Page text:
Ironically, some of his greatest successes as a crusader for humanitarian aid have come in Washington during the era of the current President Bush, who arrived in the White House signaling that Africa would not be high on his agenda.

Instead, most advocates have been surprised by the results on the issues that Bono has lobbied on, including the 2004 creation of a Millennium Challenge Corporation to increase development spending in poor nations by $5 billion a year, not to mention a stronger commitment from the G-8 leaders of the most industrialized nations for debt relief.

A related project called RED raises some $45 million a year for African development through the sale of branded products through corporate giants like American Express and Apple.

Arguably, there's no other person in the world who can do what Bono has done. Why? His status as a rock star, at least when he started in earnest a decade ago, opened doors that would have been closed to your garden variety humanitarian. What's more, as an Irishman he's not identified as a liberal or a conservative, and thus has successfully steered clear of partisan political tangles.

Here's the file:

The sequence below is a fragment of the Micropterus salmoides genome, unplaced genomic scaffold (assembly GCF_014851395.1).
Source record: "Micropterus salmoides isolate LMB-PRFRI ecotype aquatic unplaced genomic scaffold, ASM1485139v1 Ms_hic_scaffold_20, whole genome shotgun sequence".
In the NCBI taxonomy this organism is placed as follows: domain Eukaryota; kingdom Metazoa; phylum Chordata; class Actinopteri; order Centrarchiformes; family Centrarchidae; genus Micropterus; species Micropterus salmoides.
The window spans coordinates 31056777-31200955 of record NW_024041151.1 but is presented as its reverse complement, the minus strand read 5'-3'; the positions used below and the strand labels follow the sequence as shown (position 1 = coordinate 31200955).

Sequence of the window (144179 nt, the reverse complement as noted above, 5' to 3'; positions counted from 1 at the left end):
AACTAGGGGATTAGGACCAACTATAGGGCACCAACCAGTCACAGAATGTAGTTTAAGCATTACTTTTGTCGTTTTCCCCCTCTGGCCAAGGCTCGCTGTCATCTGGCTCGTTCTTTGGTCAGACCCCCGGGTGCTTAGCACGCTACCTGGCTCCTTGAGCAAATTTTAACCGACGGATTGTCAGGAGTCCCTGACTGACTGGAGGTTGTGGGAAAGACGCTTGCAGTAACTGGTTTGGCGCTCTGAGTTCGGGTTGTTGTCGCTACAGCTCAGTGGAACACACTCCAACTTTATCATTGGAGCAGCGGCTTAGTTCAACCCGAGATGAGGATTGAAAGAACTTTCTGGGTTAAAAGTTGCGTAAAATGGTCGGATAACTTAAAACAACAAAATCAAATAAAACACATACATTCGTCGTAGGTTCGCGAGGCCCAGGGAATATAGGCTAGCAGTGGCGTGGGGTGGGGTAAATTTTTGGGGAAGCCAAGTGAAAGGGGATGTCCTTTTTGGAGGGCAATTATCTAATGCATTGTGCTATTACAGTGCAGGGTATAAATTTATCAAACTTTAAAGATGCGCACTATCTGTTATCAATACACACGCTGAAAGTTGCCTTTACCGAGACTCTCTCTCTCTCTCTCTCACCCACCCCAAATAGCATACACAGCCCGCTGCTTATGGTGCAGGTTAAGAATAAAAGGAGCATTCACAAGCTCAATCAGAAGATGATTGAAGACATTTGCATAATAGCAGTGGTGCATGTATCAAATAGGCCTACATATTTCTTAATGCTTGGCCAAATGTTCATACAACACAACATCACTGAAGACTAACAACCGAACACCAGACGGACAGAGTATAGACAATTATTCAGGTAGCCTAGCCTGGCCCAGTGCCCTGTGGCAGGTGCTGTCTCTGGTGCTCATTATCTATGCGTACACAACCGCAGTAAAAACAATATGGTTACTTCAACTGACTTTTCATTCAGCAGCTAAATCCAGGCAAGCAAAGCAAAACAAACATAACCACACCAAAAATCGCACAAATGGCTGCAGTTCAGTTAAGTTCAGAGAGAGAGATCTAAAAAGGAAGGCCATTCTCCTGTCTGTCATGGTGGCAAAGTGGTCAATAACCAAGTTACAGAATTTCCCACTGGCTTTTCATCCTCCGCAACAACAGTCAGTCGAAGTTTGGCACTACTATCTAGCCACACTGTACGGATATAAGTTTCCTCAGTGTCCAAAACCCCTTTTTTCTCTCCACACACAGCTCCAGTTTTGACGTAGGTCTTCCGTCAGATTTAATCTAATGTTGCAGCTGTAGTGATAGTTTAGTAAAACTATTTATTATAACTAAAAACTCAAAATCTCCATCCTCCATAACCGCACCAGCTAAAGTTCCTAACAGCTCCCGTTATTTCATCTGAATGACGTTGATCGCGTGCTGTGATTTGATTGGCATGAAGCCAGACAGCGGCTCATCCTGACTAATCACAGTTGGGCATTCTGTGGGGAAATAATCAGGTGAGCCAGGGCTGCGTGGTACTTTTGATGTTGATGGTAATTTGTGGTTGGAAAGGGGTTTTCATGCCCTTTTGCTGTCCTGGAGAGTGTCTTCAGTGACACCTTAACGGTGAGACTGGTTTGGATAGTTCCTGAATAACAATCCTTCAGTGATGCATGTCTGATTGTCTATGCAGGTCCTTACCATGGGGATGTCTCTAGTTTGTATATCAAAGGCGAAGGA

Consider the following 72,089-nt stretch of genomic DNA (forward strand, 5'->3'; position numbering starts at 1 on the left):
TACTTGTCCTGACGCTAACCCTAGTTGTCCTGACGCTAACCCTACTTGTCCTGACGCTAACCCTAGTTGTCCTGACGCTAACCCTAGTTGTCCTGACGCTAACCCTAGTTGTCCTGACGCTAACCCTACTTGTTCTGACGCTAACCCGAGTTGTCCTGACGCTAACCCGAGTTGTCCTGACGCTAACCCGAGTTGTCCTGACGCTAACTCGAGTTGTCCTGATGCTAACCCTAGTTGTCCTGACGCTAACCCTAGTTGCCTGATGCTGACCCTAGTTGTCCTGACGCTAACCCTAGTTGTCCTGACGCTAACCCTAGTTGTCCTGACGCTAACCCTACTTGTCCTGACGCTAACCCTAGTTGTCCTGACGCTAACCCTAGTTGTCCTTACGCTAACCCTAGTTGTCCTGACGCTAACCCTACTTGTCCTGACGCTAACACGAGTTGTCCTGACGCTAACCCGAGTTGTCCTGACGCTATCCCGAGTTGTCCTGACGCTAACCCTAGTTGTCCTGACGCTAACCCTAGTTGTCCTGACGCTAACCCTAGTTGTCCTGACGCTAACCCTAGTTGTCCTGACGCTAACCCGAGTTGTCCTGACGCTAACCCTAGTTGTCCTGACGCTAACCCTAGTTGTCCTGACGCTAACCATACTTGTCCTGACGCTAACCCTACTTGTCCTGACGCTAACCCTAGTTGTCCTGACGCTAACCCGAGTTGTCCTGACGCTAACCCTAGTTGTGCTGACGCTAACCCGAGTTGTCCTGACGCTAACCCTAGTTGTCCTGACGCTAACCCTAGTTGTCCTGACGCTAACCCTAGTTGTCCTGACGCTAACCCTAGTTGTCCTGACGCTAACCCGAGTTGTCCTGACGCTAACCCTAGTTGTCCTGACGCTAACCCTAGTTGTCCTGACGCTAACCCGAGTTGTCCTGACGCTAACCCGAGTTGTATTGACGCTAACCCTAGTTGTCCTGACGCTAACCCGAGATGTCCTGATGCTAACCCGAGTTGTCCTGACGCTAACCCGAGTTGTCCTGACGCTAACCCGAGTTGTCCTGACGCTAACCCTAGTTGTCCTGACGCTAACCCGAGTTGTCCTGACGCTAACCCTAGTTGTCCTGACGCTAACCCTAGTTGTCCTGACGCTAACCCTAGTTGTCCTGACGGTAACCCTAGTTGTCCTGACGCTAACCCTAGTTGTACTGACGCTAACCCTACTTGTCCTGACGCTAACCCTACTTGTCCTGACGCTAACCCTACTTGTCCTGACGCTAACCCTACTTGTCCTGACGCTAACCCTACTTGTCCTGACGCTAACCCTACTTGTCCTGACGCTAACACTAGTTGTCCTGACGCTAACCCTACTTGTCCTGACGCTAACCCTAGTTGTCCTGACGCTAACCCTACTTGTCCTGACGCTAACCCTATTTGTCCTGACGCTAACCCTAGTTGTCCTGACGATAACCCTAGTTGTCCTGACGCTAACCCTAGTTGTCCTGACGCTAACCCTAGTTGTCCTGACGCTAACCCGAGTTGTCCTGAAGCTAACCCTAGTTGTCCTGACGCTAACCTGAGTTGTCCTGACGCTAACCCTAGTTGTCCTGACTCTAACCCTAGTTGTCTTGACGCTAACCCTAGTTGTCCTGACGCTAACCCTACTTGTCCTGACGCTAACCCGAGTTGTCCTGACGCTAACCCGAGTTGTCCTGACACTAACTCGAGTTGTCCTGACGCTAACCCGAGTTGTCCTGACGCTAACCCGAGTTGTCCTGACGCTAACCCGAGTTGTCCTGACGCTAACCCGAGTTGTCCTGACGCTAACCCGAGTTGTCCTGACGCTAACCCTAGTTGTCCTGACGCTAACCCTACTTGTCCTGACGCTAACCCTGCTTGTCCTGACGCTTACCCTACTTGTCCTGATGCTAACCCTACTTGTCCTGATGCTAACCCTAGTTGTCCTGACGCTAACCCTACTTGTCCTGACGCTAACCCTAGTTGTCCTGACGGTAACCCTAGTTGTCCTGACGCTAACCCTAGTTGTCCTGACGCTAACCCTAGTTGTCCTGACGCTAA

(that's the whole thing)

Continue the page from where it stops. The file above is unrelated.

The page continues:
In the early 2000s, Bono stunned many liberal supporters by becoming fast friends with leading Senate conservatives like Pennsylvania's Rick Santorum and North Carolina's Jesse Helms. After charming the conservative Southerner's wife at an inside-the-Beltway dinner, he used Scripture and imagery to appeal to Helms, who even apologized for insensitive remarks about AIDS at Bono's behest. But those who know Bono say none of it -- his celebrity or his unique brand of Christianity -- would matter if he didn't do his homework on the issues. And his growing list of honors is not curbing his enthusiasm.

Last year, he told Oprah Winfrey that, "You know, yes, you get overwhelmed with the size of these problems and you think, you know, 'Can we do something about it?' But I am really convinced that this generation, our generation, can be the generation that says no to extreme poverty, or what I call stupid poverty in the rest of the world."

You can call it the rock-star's burden if you must, but Bono continues to wear it well.

© Philadelphia Inquirer, 2007.